March 1, 1969 |
|September 17, 1995, for the St. Louis Cardinals|
|Last MLB appearance|
|October 1, 2005, for the Detroit Tigers|
|Earned run average||5.32|
|Career highlights and awards|
Paul Douglas Creek (born March 1, 1969 in Winchester, Virginia) is a former Major League Baseball pitcher with a nine-year career from 1995–1997, 1999–2003, and 2005. He played for the St. Louis Cardinals, San Francisco Giants, Chicago Cubs of the National League and the Tampa Bay Devil Rays, Seattle Mariners, Toronto Blue Jays and Detroit Tigers of the American League. He also played one season in Japan for the Hanshin Tigers in 1998.
Upon being selected in the fifth round of the 1990 MLB draft by the California Angels, Creek opted to not sign with them and go back into the draft pool the following season. In 1991, he was selected by the St. Louis Cardinals in the seventh round of the draft and was signed to a deal shortly thereafter. After signing a contract with the Cards, Doug Creek bounced around A ball in 1991 and 1992 playing for four teams (Hamilton, Savannah, Springfield, and St. Petersburg) in that span. He was used primarily as a starting pitcher with all those teams and after some early career struggles with Hamilton and Savannah in 1991 he started finding his grove upon joining Springfield the following season.
Creek registered a career low 2.58 ERA to go along with his 4-1 won-loss record with the Springfield squad. He then continued his strong 1992 pitching with St. Petersburg and started all the 13 games he appeared in going 5-4 with a still impressive ERA at 2.82. After playing in AA and compiling a career record of 18-22 with a 4.00 ERA as a Double A pitcher Doug had three separate stints playing with the AAA team out of Louisville. He usually went between them and Arkansas the AA team that was affiliated with St. Louis.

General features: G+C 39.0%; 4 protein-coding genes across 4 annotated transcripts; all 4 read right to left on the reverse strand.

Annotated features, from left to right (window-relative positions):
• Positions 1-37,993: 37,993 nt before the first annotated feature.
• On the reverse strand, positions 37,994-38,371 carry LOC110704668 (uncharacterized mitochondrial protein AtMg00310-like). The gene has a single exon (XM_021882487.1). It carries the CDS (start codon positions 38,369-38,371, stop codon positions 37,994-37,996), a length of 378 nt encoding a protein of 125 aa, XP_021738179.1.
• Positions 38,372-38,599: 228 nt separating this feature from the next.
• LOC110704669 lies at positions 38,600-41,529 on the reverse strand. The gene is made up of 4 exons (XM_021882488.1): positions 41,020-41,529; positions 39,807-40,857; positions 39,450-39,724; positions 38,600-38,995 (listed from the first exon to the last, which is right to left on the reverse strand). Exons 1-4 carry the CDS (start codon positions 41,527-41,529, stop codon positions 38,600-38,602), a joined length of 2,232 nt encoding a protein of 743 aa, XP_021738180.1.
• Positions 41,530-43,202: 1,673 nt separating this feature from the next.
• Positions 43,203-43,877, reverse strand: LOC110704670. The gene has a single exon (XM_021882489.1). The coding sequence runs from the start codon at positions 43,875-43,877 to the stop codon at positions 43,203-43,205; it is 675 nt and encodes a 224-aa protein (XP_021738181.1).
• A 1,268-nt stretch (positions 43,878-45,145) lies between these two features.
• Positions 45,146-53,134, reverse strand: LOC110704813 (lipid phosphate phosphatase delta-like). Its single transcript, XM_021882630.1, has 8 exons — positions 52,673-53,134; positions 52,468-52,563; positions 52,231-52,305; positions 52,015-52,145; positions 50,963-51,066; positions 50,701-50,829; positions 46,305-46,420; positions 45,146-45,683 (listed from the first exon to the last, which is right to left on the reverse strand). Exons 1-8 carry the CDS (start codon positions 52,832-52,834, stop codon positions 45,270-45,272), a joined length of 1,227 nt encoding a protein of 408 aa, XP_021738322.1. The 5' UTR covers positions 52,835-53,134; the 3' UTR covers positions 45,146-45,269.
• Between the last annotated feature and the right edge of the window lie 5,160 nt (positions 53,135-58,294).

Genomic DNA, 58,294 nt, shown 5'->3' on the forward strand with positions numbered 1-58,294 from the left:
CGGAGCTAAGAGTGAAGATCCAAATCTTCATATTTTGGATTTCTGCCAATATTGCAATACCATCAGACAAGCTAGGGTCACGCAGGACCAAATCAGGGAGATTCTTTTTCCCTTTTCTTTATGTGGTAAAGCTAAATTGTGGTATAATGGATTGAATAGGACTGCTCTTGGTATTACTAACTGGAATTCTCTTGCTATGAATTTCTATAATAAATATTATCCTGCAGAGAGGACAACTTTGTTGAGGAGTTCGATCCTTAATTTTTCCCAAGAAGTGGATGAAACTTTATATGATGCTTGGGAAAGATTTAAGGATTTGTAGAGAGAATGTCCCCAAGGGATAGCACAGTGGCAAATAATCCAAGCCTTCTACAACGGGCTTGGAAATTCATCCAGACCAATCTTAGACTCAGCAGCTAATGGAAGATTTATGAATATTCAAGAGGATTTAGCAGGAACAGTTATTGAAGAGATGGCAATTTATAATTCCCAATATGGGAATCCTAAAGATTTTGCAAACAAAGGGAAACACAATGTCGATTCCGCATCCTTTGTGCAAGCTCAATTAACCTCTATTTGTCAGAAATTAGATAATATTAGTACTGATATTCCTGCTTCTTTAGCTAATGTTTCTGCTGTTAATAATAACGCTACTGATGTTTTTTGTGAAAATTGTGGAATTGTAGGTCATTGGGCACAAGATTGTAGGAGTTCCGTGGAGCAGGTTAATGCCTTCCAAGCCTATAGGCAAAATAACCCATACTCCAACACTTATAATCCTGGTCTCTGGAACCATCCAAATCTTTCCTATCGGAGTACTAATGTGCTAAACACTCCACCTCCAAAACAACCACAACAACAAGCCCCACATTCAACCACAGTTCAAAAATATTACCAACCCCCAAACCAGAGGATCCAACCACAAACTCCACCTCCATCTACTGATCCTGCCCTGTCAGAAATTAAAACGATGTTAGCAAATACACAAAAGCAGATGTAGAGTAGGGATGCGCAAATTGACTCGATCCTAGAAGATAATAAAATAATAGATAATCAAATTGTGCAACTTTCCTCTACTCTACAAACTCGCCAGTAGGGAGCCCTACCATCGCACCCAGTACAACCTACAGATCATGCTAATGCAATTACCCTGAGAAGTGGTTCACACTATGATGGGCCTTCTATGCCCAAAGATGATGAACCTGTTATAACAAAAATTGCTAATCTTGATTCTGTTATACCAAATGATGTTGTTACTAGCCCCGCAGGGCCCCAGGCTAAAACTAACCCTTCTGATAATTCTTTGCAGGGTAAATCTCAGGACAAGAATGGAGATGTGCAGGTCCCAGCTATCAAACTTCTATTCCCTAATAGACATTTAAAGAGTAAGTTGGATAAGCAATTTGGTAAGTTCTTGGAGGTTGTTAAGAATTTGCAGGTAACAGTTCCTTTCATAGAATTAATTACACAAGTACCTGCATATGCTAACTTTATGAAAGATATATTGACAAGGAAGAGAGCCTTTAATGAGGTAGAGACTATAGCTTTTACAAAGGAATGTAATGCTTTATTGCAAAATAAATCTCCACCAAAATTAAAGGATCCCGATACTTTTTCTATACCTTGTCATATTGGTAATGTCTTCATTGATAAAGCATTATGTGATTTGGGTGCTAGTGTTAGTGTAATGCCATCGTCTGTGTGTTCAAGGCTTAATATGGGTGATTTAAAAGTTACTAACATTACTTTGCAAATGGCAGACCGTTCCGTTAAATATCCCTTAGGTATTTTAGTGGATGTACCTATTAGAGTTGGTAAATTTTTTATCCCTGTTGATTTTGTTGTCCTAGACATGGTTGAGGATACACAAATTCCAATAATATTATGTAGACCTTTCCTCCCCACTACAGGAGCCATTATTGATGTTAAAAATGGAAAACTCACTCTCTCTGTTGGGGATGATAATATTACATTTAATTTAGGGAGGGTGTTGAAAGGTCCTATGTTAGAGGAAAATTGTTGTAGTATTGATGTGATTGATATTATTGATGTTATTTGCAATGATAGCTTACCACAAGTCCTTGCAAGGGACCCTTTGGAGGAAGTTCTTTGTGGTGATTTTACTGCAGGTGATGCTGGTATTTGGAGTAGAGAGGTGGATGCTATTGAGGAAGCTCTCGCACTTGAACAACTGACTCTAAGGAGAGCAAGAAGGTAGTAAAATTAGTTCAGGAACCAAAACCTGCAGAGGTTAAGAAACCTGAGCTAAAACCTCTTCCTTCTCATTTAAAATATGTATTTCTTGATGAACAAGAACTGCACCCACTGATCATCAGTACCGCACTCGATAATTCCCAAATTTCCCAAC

After a solid showing at both the AA and AAA levels the Cardinals decided it was time to see what Creek could offer to their big league team. On September 17, 1995, Doug Creek faced the Los Angeles Dodgers for his first taste of big league action. He threw one inning and struck out two batters as the Dodgers could not register a hit off Creek. He appeared in five more games for St. Louis, throwing a total of six innings in six games and did not permit any runs to score. After the 1995 year ended he was dealt in the off-season to the San Francisco Giants in a multi-player deal that also sent Rich DeLucia and Allen Watson to the Giants. The Cardinals received Royce Clayton and Chris Wimmer in return.
Creek tried to pitch well for his new team and the then-27-year-old hurler threw 48 innings and finished the season with a 6.52 ERA in 63 appearances. He also had an 0–2 win-loss record. He spent the following season on the Giants AAA team in Phoenix where, in 25 games (18 of them starts), he went 8-6 with 2 complete games and 1 shutout. His showing at Triple A in 1997 earned him a quick promotion back to San Francisco. He went 1-2 and compiled an 6.75 ERA, while striking out 14 of the batters he faced.